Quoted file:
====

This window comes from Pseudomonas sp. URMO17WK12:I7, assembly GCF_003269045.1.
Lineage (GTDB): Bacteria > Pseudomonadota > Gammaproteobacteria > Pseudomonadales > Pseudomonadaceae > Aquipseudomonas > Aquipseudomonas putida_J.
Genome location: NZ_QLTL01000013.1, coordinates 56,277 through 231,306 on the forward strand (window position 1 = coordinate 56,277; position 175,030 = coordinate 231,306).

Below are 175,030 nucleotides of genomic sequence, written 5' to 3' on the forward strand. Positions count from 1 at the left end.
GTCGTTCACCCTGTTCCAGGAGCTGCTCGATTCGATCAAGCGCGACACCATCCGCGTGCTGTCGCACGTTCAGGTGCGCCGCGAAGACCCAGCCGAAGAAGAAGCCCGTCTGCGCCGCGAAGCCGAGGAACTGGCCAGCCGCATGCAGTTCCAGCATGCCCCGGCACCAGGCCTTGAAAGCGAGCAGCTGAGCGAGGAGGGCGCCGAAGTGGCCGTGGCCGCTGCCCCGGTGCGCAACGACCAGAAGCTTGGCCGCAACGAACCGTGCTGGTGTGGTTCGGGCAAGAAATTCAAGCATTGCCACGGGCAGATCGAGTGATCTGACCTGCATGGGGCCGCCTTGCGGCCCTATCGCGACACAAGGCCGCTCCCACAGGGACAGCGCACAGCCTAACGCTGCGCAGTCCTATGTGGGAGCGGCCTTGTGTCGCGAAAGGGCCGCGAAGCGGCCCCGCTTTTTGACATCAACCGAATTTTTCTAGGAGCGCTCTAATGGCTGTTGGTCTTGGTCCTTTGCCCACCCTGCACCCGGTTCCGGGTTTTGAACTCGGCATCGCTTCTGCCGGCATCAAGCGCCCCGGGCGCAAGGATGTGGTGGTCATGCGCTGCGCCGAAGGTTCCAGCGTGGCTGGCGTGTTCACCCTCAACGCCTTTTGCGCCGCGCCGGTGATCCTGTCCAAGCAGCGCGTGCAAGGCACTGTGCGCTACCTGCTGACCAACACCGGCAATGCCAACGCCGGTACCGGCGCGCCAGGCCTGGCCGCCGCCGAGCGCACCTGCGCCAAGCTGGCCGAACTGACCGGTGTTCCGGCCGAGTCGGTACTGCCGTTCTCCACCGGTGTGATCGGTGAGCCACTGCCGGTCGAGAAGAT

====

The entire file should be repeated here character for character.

This window comes from Pseudomonas sp. URMO17WK12:I7, assembly GCF_003269045.1.
Lineage (GTDB): Bacteria > Pseudomonadota > Gammaproteobacteria > Pseudomonadales > Pseudomonadaceae > Aquipseudomonas > Aquipseudomonas putida_J.
Genome location: NZ_QLTL01000013.1, coordinates 56,277 through 231,306 on the forward strand (window position 1 = coordinate 56,277; position 175,030 = coordinate 231,306).

Below are 175,030 nucleotides of genomic sequence, written 5' to 3' on the forward strand. Positions count from 1 at the left end.
GTCGTTCACCCTGTTCCAGGAGCTGCTCGATTCGATCAAGCGCGACACCATCCGCGTGCTGTCGCACGTTCAGGTGCGCCGCGAAGACCCAGCCGAAGAAGAAGCCCGTCTGCGCCGCGAAGCCGAGGAACTGGCCAGCCGCATGCAGTTCCAGCATGCCCCGGCACCAGGCCTTGAAAGCGAGCAGCTGAGCGAGGAGGGCGCCGAAGTGGCCGTGGCCGCTGCCCCGGTGCGCAACGACCAGAAGCTTGGCCGCAACGAACCGTGCTGGTGTGGTTCGGGCAAGAAATTCAAGCATTGCCACGGGCAGATCGAGTGATCTGACCTGCATGGGGCCGCCTTGCGGCCCTATCGCGACACAAGGCCGCTCCCACAGGGACAGCGCACAGCCTAACGCTGCGCAGTCCTATGTGGGAGCGGCCTTGTGTCGCGAAAGGGCCGCGAAGCGGCCCCGCTTTTTGACATCAACCGAATTTTTCTAGGAGCGCTCTAATGGCTGTTGGTCTTGGTCCTTTGCCCACCCTGCACCCGGTTCCGGGTTTTGAACTCGGCATCGCTTCTGCCGGCATCAAGCGCCCCGGGCGCAAGGATGTGGTGGTCATGCGCTGCGCCGAAGGTTCCAGCGTGGCTGGCGTGTTCACCCTCAACGCCTTTTGCGCCGCGCCGGTGATCCTGTCCAAGCAGCGCGTGCAAGGCACTGTGCGCTACCTGCTGACCAACACCGGCAATGCCAACGCCGGTACCGGCGCGCCAGGCCTGGCCGCCGCCGAGCGCACCTGCGCCAAGCTGGCCGAACTGACCGGTGTTCCGGCCGAGTCGGTACTGCCGTTCTCCACCGGTGTGATCGGTGAGCCACTGCCGGTCGAGAAGAT